Dr. David Trappler

Psychiatrist & Jungian Analyst

In psychology, the “ego” is the subjective centre of the conscious part of the personality. New born babies have no egos yet, and slowly develop a sense of themselves and others, night and day, hunger and fullness, happiness and pain, etc. Slowly the child develops autonomy, initiative and executive functions. The developing ego has  an emerging sense of identity, agency and competence in the world.

In common parlance, the “ego” is seen as negative: “he has a big ego!”

In psychology, that refers more to someone with actually a small or weak ego, but carrying big defence mechanisms against that feeling of smallness.

We want to develop a strong ego, that can withstand the vicissitudes of life without crumbling. One needs to have a realistic identity, good cognitive and executive functions, good judgment and an appropriate self esteem.

The onslaught of activated instincts should be curtailed and transformed, with mature impulse control and humanisation of biological drives, all managed through the ego functions and a realistic sense of self.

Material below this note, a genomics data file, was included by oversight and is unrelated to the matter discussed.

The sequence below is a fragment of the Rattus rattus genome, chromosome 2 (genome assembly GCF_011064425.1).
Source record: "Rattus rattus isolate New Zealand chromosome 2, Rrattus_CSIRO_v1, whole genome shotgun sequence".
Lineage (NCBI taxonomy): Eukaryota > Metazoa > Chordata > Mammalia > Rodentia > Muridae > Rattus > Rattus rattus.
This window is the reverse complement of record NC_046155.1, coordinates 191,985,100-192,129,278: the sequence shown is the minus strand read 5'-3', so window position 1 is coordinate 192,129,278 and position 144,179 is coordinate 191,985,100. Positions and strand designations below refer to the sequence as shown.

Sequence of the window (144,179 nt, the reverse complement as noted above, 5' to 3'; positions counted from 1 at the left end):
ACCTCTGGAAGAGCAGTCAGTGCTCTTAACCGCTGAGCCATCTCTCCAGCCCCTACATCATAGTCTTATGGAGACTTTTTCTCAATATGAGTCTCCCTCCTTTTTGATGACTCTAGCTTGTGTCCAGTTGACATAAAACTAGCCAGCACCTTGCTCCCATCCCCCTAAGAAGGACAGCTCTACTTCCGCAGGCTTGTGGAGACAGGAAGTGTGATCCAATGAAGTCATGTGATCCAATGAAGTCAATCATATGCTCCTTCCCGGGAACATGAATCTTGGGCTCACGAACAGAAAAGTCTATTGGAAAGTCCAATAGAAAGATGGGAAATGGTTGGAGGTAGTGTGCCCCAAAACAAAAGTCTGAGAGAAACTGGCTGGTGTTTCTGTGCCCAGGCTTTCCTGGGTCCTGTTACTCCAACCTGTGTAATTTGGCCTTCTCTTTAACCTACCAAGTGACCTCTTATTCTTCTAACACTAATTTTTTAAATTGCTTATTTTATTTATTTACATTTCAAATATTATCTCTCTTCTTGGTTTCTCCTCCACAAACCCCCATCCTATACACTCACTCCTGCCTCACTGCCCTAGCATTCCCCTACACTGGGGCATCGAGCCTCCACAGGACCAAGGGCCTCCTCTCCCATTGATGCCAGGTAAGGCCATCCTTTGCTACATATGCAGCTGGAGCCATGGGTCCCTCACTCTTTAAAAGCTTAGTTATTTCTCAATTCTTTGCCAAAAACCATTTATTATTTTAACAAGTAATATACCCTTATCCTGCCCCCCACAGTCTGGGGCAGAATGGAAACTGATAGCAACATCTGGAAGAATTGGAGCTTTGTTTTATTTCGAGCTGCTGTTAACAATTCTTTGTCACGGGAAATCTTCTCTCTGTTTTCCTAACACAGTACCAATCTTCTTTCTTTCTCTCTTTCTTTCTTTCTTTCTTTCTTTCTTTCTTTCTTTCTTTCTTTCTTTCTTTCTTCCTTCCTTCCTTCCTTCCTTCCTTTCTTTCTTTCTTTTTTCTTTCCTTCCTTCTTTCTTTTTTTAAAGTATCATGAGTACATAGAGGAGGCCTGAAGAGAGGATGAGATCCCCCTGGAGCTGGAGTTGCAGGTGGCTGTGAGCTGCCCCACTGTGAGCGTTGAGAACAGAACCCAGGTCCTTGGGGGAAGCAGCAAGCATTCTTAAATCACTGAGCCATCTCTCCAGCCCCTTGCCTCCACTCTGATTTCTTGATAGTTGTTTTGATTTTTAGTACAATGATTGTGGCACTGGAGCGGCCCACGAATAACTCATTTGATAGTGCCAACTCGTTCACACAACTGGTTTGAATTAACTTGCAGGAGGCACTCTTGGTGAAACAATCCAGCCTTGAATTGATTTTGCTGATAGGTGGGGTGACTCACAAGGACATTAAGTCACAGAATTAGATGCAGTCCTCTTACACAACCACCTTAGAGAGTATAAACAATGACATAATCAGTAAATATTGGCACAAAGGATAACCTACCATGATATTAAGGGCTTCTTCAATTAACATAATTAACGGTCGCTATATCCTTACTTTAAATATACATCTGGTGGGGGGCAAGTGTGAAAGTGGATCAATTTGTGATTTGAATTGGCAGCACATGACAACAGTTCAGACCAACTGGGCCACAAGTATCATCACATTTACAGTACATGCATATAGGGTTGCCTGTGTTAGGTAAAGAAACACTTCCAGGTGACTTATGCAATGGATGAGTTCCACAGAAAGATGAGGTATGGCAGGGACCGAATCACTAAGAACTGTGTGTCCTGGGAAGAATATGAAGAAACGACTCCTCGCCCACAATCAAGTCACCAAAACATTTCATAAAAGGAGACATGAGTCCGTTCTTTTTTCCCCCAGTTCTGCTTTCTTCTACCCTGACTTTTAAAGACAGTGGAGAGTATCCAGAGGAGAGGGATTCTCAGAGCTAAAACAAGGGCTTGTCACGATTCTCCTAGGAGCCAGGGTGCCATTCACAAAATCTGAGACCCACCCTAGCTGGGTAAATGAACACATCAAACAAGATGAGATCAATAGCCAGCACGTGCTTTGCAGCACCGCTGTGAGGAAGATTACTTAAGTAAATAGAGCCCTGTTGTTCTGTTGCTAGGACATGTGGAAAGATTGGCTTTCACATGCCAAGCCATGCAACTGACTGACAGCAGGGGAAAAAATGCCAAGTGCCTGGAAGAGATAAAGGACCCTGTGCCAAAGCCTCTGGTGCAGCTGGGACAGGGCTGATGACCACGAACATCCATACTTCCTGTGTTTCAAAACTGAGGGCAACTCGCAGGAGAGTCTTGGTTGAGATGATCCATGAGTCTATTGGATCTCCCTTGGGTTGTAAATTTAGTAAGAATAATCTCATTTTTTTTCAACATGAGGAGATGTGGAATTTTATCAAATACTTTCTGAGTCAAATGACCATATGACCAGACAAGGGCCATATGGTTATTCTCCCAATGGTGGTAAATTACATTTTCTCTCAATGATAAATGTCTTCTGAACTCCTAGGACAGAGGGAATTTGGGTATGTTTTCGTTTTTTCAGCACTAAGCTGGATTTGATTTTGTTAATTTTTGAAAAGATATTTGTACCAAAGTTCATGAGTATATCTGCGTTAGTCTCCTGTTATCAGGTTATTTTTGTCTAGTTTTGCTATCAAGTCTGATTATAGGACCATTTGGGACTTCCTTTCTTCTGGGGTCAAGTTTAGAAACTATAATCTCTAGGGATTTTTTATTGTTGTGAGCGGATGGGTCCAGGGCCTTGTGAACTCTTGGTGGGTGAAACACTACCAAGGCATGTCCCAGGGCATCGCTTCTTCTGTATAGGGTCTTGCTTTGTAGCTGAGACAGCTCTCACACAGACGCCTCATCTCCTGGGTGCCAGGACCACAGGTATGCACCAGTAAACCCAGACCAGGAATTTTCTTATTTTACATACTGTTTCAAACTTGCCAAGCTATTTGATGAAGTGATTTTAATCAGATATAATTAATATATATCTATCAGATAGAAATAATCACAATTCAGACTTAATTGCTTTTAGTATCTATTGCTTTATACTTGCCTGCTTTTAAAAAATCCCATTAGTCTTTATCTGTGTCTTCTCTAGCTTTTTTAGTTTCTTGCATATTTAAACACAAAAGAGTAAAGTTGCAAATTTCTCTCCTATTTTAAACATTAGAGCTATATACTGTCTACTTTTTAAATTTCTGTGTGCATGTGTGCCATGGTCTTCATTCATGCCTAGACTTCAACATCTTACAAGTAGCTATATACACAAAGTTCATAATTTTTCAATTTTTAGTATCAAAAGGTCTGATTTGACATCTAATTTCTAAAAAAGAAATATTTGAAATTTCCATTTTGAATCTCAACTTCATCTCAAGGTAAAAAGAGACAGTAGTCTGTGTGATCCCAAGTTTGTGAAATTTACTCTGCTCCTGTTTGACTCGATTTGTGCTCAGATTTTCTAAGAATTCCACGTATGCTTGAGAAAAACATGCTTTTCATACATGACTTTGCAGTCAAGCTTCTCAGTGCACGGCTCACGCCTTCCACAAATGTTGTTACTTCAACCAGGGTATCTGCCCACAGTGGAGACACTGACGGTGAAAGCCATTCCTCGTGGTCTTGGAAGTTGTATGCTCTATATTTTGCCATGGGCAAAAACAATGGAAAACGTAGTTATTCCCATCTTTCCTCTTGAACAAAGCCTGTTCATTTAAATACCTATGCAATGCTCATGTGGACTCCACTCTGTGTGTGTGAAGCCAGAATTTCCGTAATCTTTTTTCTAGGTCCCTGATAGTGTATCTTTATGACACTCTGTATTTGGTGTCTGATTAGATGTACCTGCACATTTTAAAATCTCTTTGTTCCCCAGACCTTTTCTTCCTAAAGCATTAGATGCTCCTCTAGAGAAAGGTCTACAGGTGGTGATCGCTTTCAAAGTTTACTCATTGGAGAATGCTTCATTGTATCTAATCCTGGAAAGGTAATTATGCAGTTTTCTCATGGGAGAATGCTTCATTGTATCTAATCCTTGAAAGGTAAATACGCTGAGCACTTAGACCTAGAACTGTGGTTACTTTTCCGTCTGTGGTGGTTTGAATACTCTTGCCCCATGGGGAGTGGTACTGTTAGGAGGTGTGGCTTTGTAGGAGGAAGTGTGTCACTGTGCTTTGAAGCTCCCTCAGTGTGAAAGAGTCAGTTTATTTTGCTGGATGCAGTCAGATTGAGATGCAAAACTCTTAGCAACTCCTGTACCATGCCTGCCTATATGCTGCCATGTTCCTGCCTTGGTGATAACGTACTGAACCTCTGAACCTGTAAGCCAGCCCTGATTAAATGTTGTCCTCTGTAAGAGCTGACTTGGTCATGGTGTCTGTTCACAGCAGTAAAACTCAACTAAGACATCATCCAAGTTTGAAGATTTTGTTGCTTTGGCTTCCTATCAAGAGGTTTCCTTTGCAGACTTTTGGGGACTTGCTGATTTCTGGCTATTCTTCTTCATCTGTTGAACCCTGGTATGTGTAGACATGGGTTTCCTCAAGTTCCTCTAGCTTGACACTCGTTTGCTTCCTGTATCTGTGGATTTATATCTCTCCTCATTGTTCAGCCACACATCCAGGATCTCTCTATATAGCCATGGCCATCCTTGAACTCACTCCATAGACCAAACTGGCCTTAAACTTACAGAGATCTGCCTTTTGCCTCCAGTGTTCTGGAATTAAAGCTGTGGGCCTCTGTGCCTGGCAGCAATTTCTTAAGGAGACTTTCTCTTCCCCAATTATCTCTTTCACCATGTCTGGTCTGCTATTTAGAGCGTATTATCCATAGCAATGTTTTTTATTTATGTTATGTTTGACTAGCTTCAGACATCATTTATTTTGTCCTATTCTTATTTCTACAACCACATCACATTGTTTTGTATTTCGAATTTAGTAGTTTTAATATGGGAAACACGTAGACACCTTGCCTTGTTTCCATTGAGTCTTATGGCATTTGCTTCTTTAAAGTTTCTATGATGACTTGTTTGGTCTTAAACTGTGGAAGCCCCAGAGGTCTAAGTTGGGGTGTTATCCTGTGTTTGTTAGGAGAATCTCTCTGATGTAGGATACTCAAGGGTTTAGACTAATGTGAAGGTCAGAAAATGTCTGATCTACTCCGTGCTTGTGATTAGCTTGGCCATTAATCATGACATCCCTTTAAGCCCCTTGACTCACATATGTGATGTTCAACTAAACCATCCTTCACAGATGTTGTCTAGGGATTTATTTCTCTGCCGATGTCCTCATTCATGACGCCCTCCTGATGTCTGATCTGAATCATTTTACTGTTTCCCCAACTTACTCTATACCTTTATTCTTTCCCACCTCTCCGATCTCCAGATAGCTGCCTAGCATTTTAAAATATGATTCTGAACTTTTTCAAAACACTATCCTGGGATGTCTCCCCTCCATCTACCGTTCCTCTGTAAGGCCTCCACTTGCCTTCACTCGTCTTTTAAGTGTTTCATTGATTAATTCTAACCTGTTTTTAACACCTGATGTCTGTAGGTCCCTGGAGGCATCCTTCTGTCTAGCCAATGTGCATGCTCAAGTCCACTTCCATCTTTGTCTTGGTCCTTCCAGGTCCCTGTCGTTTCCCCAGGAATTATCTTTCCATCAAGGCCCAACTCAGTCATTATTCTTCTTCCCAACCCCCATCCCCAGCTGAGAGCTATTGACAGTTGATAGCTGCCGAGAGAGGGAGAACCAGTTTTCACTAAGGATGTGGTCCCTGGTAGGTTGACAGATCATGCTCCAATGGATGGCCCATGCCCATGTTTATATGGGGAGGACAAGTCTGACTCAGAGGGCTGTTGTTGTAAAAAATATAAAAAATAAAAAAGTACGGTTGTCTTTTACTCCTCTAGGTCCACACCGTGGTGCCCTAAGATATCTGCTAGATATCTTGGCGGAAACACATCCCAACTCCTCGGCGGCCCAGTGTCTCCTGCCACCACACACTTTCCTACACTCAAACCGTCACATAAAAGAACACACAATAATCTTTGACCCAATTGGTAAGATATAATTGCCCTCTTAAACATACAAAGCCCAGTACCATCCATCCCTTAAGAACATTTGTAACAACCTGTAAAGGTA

The strong ego must be able to adapt to different social situations with resilience and receptivity, and mobilise an adaptive persona that allows for the appropriate expression of the personality with minimal self-betrayal.

More Notes of Interest
Alcohol Abuse
What one tries to achieve with patients who drink too much, is to encourage them to have a more conscious relationship with alcohol. I have great respect for the 12-step programme, but one needs to refrain from a “one size fits all” approach when dealing with the complex issue of people’s relationship with alcohol.
Bipolar Mood Disorders
We all have moods that affect our functioning to some extent. When fluctuating moods or changes in psychic energy become a regular part of our lives to the extent that they interfere with our quality of life, or impair our social or occupational functioning, it may then be that we are on the spectrum of a “bipolar mood disorder.”